Outcome of the complex regional pain syndrome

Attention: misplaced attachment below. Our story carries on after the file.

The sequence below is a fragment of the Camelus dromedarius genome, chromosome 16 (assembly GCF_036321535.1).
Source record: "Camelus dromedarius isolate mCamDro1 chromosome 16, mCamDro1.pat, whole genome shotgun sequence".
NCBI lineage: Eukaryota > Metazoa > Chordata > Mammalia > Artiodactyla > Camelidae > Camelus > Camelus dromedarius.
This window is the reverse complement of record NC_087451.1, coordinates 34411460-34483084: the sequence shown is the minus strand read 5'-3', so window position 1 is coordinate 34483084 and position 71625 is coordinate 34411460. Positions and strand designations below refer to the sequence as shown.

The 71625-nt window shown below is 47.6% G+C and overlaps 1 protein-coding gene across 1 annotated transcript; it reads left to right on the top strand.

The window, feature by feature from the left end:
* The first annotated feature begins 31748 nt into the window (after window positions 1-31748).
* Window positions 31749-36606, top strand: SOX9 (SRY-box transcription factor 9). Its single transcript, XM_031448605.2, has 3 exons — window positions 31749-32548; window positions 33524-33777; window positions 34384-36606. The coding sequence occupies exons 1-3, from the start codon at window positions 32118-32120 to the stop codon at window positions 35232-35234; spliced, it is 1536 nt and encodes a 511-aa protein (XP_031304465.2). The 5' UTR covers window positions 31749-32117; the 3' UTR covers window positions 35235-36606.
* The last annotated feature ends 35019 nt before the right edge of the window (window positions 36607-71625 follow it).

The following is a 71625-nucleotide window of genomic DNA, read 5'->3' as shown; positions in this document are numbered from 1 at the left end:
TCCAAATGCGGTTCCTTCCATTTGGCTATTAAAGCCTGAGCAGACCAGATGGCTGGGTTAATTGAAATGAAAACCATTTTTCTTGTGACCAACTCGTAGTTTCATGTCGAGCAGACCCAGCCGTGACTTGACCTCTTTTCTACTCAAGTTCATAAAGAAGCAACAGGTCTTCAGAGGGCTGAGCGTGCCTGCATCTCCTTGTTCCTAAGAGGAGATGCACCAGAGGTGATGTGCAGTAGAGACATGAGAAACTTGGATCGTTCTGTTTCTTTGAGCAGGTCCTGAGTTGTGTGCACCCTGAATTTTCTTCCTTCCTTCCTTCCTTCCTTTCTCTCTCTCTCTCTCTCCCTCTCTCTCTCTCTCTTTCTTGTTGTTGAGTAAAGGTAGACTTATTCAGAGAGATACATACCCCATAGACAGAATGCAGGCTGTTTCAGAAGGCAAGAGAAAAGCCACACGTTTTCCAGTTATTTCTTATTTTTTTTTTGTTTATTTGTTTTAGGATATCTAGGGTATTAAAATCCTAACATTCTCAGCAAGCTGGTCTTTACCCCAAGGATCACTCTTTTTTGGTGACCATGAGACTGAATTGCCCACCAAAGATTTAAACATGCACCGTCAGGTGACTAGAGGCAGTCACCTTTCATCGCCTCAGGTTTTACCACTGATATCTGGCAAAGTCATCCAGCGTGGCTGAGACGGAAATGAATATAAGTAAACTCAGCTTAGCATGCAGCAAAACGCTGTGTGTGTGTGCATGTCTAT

Objectives: The outcome of complex regional pain syndrome (CRPS) is relatively unknown. High disease resolution rates have been reported, but also long-lasting impairments in many patients. This study aims to assess CRPS outcome in a population-based cohort of CRPS patients. Methods: CRPS patients were retrospectively identified (1996 to 2005) in a Dutch general practitioners database, the integrated primary care information project, and included if at onset (ie, in the past) they had complied with the International Association for the Study of Pain (IASP) diagnostic criteria. The disease status at minimum of 2 years since onset was assessed during visits using questionnaires, interviews, and physical examination. Symptoms and signs were compared with reference patients with an identical past injury but without CRPS. Actual fulfillment of the IASP criteria, treatment status, self-reported recovery, and working status were recorded. Moreover, to identify the potential prognostic factors, baseline patient characteristics were compared across subgroups according to the CRPS outcome. These subgroups were derived by cluster analysis on actual symptoms and signs. Results: One hundred and two CRPS patients were assessed at on average 5.8 years (range: 2.1 to 10.8) since onset. CRPS patients displayed higher symptom and sign prevalences in all categories (sensory, vasomotor, sudomotor, and motor/trophic) than controls. Sixteen percent (95% CI: 9-22) reported the CRPS as still progressive, whereas 31% (95% CI: 19-43) were incapable of working. Patients in the poorest outcome cluster more often had their upper extremity affected, event other than a fracture, and cold CRPS. Discussion: Severe CRPS outcome is rare, but a majority of patients has persistent impairments at 2 or more years since onset.